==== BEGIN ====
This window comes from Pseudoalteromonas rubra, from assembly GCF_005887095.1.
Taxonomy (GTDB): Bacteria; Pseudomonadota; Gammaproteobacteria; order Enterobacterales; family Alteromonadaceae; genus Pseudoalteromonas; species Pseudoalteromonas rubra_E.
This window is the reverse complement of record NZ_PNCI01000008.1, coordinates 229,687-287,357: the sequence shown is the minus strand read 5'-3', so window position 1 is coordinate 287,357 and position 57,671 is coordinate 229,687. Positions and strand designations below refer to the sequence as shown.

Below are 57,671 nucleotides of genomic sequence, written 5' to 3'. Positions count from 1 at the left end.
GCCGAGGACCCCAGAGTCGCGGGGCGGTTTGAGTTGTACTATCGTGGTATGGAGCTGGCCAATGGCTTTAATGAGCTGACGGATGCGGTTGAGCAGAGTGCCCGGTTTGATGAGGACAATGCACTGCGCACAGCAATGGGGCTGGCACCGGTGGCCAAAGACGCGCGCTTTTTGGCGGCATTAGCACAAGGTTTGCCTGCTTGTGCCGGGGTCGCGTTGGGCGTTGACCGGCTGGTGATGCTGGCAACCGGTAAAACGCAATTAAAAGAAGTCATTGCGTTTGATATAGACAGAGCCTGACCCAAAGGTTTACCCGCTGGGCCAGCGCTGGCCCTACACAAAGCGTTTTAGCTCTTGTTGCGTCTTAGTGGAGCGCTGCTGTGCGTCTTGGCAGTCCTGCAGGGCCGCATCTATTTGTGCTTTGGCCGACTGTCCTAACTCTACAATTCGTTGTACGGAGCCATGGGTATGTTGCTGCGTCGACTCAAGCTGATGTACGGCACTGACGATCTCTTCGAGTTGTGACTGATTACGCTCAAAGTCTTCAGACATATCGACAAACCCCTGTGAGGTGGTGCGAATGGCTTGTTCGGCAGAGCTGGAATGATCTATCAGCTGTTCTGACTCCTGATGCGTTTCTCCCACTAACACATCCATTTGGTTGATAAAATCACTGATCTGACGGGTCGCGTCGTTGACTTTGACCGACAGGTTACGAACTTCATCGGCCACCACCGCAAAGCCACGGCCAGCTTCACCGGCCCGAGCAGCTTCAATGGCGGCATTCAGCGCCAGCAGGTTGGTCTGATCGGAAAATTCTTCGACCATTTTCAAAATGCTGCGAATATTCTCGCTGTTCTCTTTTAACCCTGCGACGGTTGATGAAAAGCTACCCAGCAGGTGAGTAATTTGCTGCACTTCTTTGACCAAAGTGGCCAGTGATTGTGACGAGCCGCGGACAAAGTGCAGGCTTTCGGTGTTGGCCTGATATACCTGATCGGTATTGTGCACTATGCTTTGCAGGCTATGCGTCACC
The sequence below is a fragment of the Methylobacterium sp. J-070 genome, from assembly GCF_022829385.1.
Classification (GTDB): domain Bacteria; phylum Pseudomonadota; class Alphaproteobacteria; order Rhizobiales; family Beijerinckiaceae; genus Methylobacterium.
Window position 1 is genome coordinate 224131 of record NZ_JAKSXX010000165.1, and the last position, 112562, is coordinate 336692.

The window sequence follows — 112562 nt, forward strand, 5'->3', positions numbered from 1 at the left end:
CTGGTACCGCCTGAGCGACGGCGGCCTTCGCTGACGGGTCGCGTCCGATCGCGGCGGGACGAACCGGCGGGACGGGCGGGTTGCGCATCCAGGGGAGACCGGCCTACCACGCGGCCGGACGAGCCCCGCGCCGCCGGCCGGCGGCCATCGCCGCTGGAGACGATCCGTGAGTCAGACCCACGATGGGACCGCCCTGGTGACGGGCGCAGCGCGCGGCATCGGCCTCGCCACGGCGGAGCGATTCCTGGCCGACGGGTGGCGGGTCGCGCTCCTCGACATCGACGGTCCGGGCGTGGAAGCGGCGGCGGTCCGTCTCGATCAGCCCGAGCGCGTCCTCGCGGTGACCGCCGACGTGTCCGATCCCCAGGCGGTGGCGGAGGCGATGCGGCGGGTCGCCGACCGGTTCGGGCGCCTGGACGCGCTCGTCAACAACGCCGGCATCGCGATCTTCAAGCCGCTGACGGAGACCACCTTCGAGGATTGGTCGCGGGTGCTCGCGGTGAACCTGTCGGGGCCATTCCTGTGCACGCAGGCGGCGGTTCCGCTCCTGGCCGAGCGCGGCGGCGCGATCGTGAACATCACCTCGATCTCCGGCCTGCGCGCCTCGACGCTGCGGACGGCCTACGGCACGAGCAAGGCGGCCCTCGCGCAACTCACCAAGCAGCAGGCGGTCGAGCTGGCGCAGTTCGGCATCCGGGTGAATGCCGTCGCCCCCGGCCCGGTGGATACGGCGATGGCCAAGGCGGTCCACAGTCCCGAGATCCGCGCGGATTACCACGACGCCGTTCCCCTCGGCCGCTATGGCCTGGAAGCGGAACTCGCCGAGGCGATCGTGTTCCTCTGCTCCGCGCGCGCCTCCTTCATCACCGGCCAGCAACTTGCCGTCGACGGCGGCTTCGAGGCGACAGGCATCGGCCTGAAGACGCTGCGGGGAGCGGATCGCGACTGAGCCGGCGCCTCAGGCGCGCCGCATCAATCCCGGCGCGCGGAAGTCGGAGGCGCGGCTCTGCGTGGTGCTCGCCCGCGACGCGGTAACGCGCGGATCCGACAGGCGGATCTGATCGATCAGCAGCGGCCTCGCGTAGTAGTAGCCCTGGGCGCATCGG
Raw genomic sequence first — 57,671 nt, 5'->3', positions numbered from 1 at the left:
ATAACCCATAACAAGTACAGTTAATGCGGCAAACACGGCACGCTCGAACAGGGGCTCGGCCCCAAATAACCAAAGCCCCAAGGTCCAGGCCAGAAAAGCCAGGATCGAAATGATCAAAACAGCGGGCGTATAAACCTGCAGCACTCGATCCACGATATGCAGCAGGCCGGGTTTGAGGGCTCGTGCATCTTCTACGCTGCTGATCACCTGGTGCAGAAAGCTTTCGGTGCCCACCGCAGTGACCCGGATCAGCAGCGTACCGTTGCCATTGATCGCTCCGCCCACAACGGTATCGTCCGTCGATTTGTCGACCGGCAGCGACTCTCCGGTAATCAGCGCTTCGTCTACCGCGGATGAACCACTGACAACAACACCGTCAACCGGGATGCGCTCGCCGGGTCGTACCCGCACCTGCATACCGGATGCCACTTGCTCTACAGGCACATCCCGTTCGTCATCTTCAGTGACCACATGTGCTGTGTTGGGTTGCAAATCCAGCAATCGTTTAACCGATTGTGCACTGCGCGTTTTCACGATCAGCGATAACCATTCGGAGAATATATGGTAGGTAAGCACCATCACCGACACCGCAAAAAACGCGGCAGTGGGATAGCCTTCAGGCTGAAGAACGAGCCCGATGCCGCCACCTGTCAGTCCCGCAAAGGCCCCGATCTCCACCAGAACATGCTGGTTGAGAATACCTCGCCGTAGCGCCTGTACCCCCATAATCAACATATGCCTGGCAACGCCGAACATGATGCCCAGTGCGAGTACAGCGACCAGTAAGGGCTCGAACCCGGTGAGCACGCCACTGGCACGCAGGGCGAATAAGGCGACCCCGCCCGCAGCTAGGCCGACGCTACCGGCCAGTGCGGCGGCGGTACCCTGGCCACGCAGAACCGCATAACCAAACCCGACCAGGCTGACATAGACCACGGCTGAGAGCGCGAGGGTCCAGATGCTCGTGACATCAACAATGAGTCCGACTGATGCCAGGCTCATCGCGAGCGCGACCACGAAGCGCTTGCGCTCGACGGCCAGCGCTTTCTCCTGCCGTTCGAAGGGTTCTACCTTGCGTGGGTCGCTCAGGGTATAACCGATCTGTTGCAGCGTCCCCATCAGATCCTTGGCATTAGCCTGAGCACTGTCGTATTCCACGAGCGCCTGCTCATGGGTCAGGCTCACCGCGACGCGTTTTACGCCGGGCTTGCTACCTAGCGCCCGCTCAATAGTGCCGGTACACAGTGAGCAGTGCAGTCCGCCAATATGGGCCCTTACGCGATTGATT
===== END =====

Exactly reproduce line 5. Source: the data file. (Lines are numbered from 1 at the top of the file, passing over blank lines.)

GCCGAGGACCCCAGAGTCGCGGGGCGGTTTGAGTTGTACTATCGTGGTATGGAGCTGGCCAATGGCTTTAATGAGCTGACGGATGCGGTTGAGCAGAGTGCCCGGTTTGATGAGGACAATGCACTGCGCACAGCAATGGGGCTGGCACCGGTGGCCAAAGACGCGCGCTTTTTGGCGGCATTAGCACAAGGTTTGCCTGCTTGTGCCGGGGTCGCGTTGGGCGTTGACCGGCTGGTGATGCTGGCAACCGGTAAAACGCAATTAAAAGAAGTCATTGCGTTTGATATAGACAGAGCCTGACCCAAAGGTTTACCCGCTGGGCCAGCGCTGGCCCTACACAAAGCGTTTTAGCTCTTGTTGCGTCTTAGTGGAGCGCTGCTGTGCGTCTTGGCAGTCCTGCAGGGCCGCATCTATTTGTGCTTTGGCCGACTGTCCTAACTCTACAATTCGTTGTACGGAGCCATGGGTATGTTGCTGCGTCGACTCAAGCTGATGTACGGCACTGACGATCTCTTCGAGTTGTGACTGATTACGCTCAAAGTCTTCAGACATATCGACAAACCCCTGTGAGGTGGTGCGAATGGCTTGTTCGGCAGAGCTGGAATGATCTATCAGCTGTTCTGACTCCTGATGCGTTTCTCCCACTAACACATCCATTTGGTTGATAAAATCACTGATCTGACGGGTCGCGTCGTTGACTTTGACCGACAGGTTACGAACTTCATCGGCCACCACCGCAAAGCCACGGCCAGCTTCACCGGCCCGAGCAGCTTCAATGGCGGCATTCAGCGCCAGCAGGTTGGTCTGATCGGAAAATTCTTCGACCATTTTCAAAATGCTGCGAATATTCTCGCTGTTCTCTTTTAACCCTGCGACGGTTGATGAAAAGCTACCCAGCAGGTGAGTAATTTGCTGCACTTCTTTGACCAAAGTGGCCAGTGATTGTGACGAGCCGCGGACAAAGTGCAGGCTTTCGGTGTTGGCCTGATATACCTGATCGGTATTGTGCACTATGCTTTGCAGGCTATGCGTCACC